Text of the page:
From all of our beginnings, we keep reliving the Garden story.
Satan, he wanted more. More power, more glory. Ultimately, in his essence, Satan is an ingrate. And he sinks his venom into the heart of Eden. Satan’s sin becomes the first sin of all humanity: the sin of ingratitude.
Adam and Eve are, simply, painfully, ungrateful for what God gave.
Isn’t that the catalyst of all my sins?
Our fall was, has always been, and always will be, that we aren’t satisfied in God and what He gives. We hunger for something more, something other.
Standing before that tree, laden with fruit withheld, we listen to Evil’s murmur,
In the day you eat from it your eyes will be opened… — Genesis 3:5
But in the beginning, our eyes were already open. Our sight was perfect. Our vision let us see a world spilling with goodness. Our eyes fell on nothing but the glory of God. We saw God as He truly is: good. But we were lured by the deception that there was more to a full life, there was more to see. And, true, there was more to see: the ugliness we hadn’t beheld, the sinfulness we hadn’t witnessed, the loss we hadn’t known.
We eat. And, in an instant, we are blind. No longer do we see God as one we can trust. No longer do we perceive Him as wholly good. No longer do we observe all of the remaining paradise.
We eat. And, in an instant, we see. Everywhere we look, we see a world of lack, a universe of loss, a cosmos of scarcity and injustice.
We are hungry. We eat. We are filled… and emptied.
And still, we look at the fruit and see only the material means to fill our emptiness. We don’t see the material world for what it is meant to be: as the means to communion with God.
We look and swell with the ache of a broken, battered planet, what we ascribe as the negligent work of an indifferent Creator (if we even think there is one).
Do we ever think of this busted-up place as the result of us ingrates, unsatisfied, we who punctured it all with a bite? The fruit’s poison has infected the whole of humanity. Me. I say no to what He’s given. I thirst for some roborant, some elixir, to relieve the anguish of what I’ve believed: God isn’t good. God doesn’t love me.
If I’m ruthlessly honest, I may have said yes to God, yes to Christianity, but really, I have lived the no. I have. Infected by that Eden mouthful, the retina of my soul develops macular holes of blackness. From my own beginning, my sister’s death tears a hole in the canvas of the world.
Losses do that. One life-loss can infect the whole of a life. Like a rash that wears through our days, our sight becomes peppered with black voids. Now everywhere we look, we only see all that isn’t: holes, lack, deficiency.
In our plain country church on the edge of that hayfield enclosed by an old cedar split-rail fence, once a week on Sunday, my soul’s macular holes spontaneously heal. In that church with the wooden cross nailed to the wall facing the country road, there God seems obvious. Close. Bibles lie open. The sanctuary fills with the worship of wives with babies in arms, farmers done with chores early, their hair slicked down. The Communion table spread with the emblems, that singular cup and loaf, that table that restores relationship.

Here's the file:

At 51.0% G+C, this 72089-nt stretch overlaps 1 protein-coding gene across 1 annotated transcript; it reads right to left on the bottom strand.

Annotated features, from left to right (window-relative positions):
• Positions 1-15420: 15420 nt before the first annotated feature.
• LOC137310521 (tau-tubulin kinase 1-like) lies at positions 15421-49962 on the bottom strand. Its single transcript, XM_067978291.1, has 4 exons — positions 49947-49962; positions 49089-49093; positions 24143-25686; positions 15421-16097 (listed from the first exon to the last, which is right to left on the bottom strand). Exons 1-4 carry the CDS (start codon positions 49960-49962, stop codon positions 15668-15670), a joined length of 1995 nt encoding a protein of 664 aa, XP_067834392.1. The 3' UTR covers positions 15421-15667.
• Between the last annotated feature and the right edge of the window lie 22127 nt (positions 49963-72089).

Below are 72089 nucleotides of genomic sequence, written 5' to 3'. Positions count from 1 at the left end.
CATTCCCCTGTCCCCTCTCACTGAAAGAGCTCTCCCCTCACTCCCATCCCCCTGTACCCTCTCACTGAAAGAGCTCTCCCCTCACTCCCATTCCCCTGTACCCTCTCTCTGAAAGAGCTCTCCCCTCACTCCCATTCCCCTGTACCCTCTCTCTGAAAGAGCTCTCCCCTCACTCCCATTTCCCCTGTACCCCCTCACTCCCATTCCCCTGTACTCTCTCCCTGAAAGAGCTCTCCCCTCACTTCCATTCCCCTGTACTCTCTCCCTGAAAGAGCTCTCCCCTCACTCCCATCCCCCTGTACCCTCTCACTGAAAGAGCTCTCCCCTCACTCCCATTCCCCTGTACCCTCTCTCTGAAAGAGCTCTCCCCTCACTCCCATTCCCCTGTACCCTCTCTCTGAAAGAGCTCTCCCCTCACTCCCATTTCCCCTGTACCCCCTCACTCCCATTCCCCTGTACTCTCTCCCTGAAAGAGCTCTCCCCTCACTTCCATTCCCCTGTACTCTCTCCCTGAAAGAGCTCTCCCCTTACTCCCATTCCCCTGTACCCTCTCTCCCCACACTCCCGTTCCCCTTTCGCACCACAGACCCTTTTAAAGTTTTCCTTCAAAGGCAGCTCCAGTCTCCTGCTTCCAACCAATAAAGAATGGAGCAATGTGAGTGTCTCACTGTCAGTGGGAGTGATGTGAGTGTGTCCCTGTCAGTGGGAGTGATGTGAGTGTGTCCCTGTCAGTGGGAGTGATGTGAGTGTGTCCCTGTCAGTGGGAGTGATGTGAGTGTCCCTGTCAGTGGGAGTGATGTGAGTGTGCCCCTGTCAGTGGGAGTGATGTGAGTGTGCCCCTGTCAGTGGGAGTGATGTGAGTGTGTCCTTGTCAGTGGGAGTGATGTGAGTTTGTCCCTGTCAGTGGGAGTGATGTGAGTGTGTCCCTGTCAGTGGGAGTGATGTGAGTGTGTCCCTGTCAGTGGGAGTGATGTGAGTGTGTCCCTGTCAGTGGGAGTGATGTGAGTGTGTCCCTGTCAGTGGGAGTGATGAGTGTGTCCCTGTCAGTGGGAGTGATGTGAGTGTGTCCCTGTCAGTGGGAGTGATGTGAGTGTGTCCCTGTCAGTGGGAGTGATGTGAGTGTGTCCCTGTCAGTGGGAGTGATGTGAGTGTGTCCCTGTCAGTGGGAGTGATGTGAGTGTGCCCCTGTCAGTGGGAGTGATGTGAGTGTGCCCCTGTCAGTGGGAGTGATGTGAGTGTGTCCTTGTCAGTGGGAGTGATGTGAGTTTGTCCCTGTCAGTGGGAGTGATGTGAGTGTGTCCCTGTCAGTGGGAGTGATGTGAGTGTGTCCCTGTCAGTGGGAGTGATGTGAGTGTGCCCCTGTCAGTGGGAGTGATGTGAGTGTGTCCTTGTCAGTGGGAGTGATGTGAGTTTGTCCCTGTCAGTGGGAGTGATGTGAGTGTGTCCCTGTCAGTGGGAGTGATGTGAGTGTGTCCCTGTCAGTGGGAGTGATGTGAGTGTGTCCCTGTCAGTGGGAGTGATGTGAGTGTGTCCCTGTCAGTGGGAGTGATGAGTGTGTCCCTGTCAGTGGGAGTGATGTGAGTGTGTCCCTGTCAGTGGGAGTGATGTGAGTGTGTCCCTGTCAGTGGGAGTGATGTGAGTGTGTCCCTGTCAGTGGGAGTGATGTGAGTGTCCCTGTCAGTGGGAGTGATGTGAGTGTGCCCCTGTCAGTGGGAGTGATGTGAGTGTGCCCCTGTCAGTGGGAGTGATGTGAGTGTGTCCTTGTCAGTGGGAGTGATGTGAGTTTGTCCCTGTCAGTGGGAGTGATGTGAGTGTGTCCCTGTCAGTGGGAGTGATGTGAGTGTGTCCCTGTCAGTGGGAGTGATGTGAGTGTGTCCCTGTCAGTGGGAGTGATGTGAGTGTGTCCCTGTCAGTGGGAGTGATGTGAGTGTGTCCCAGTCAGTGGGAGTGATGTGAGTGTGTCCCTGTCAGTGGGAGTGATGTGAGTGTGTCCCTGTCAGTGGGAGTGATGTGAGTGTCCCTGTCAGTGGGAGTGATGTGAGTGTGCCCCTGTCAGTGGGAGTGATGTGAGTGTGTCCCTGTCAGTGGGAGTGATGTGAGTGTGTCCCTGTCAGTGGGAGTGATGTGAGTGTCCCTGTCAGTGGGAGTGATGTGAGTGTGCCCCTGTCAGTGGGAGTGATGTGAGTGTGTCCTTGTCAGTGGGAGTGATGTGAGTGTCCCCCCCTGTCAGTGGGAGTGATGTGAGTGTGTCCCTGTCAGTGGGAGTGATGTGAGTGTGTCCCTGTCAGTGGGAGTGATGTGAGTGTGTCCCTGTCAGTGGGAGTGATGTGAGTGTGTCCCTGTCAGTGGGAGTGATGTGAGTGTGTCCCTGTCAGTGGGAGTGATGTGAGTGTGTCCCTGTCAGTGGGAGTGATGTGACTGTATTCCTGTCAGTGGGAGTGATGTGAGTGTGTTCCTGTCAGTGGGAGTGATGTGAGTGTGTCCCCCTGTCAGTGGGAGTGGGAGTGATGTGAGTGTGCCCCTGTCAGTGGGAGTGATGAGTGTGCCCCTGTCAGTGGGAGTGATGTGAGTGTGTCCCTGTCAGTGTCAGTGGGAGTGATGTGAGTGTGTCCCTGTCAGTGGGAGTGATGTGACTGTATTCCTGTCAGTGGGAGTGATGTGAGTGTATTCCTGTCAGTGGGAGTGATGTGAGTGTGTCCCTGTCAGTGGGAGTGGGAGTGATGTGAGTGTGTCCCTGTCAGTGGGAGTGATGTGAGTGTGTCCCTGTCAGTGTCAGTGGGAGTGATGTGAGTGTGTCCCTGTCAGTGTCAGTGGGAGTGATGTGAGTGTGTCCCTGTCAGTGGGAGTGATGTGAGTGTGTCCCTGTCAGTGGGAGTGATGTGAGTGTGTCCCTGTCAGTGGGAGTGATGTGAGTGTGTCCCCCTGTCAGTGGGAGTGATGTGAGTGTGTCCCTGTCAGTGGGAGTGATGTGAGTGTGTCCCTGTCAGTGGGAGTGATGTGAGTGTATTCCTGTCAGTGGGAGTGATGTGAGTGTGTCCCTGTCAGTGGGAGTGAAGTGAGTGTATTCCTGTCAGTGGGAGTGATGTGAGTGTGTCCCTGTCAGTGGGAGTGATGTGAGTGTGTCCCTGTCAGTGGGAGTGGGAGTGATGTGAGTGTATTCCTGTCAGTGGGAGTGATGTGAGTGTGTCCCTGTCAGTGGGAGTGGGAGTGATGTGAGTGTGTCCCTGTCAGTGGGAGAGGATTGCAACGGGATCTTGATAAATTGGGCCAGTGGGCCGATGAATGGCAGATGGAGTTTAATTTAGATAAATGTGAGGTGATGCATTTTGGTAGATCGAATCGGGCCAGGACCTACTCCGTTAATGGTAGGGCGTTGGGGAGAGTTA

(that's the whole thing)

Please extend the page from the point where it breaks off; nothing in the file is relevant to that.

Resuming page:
I remember. Here I remember Love and the Cross and a Body, and I am grafted in and held and made whole. All’s upright. There, alongside Claude Martin and Ann Van den Boogaard and John Weiler and Marion Schefter and genteel Mrs. Leary, even the likes of me can see.
But the rest of the week, the days I live in the glaring harshness of an abrasive world? Complete loss of central vision.
Everywhere, a world pocked with scarcity. I hunger for filling in a world that is starved.
But from that Garden beginning, God has had a different purpose for us. His intent, since He bent low and breathed His life into the dust of our lungs, since He kissed us into being, has never been to slyly orchestrate our ruin. And yet, I have found it: He does have surprising, secret purposes.
I open a Bible, and His plans, startling, lie there barefaced. It’s hard to believe it, when I read it, and I have to come back to it many times, feel long across those words, make sure they are real. His love letter forever silences any doubts:
His secret purpose framed from the very beginning [is] to bring us to our full glory. – 1 Corinthians 2:7
He means to rename us — to return us to our true names, our truest selves. He means to heal our soul holes. From the very beginning, that Eden beginning, that has always been and always is, to this day, His secret purpose — our return to our full glory. Appalling — that He would! Us, unworthy. And yet since we took a bite out of the fruit and tore into our own souls, that drain hole where joy seeps away, God’s had this wild secretive plan. He means to fill us with glory again. With glory and grace.
Excerpted with permission from One Thousand Gifts by Ann Voskamp, copyright Ann Morton Voskamp.
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If you are ruthlessly honest, would you say that you may have said yes to God, yes to Christianity, but really lived the no? I’ve had seasons when that has been absolutely true. Are you ready to be filled again with glory and grace? I am! Come join the conversation on our blog! We’d love to hear from you! ~ Laurie McClure, Faith.Full